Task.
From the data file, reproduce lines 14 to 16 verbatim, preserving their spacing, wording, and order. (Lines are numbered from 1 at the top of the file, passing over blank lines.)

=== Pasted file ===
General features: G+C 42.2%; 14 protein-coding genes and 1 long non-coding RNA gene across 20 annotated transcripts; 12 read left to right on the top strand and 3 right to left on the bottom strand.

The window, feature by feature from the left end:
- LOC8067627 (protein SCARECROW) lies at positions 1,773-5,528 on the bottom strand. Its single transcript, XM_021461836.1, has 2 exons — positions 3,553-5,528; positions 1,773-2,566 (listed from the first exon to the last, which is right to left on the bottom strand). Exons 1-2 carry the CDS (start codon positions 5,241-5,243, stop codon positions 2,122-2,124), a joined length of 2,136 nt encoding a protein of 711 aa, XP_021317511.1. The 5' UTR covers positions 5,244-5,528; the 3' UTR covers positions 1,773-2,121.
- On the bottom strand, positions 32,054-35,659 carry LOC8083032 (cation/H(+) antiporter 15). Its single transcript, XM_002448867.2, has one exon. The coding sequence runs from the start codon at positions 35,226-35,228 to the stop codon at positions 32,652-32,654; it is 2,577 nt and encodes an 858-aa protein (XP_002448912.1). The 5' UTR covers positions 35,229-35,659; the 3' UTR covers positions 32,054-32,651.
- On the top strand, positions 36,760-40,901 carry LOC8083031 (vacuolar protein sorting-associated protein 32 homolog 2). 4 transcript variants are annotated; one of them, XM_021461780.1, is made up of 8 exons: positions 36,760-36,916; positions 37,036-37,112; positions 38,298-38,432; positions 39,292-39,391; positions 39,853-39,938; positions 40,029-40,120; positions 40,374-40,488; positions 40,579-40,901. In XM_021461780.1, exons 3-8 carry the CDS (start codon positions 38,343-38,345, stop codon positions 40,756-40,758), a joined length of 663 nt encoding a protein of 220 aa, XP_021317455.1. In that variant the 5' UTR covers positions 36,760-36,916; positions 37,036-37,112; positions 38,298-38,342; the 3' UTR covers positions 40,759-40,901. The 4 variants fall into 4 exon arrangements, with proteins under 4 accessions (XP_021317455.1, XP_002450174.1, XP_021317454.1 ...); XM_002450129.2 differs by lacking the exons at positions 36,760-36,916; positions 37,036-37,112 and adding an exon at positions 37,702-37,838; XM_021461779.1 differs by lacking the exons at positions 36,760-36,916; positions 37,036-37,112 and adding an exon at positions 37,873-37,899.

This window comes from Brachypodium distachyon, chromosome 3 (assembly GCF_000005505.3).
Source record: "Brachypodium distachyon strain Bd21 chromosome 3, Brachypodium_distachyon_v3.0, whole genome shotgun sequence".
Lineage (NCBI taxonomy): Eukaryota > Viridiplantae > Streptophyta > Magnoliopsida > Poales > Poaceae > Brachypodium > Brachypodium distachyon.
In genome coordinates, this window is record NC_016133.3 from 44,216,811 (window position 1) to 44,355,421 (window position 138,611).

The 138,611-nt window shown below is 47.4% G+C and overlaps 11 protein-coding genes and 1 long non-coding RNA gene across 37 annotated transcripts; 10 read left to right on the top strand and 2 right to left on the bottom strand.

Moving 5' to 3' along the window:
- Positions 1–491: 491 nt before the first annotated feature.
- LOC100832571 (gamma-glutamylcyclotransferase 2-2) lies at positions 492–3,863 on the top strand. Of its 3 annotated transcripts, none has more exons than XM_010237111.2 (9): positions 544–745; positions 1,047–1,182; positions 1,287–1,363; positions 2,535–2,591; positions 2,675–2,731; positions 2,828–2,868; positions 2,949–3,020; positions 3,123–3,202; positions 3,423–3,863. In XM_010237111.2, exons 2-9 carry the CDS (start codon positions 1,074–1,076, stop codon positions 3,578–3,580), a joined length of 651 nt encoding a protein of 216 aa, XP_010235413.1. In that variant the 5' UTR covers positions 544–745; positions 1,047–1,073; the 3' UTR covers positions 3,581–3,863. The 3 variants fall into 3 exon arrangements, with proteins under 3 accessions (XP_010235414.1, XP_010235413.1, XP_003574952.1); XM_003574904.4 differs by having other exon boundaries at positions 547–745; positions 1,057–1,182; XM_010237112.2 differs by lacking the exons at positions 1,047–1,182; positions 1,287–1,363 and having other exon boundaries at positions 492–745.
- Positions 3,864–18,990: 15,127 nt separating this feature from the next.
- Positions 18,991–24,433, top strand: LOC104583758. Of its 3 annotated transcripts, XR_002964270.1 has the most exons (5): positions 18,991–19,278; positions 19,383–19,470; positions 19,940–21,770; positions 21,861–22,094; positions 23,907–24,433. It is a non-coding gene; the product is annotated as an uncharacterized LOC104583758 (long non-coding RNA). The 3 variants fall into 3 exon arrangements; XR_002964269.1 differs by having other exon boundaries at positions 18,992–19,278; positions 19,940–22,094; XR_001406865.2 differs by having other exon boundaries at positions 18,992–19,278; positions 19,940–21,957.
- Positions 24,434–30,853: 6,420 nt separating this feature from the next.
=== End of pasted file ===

- Positions 3,864–18,990: 15,127 nt separating this feature from the next.
- Positions 18,991–24,433, top strand: LOC104583758. Of its 3 annotated transcripts, XR_002964270.1 has the most exons (5): positions 18,991–19,278; positions 19,383–19,470; positions 19,940–21,770; positions 21,861–22,094; positions 23,907–24,433. It is a non-coding gene; the product is annotated as an uncharacterized LOC104583758 (long non-coding RNA). The 3 variants fall into 3 exon arrangements; XR_002964269.1 differs by having other exon boundaries at positions 18,992–19,278; positions 19,940–22,094; XR_001406865.2 differs by having other exon boundaries at positions 18,992–19,278; positions 19,940–21,957.
- Positions 24,434–30,853: 6,420 nt separating this feature from the next.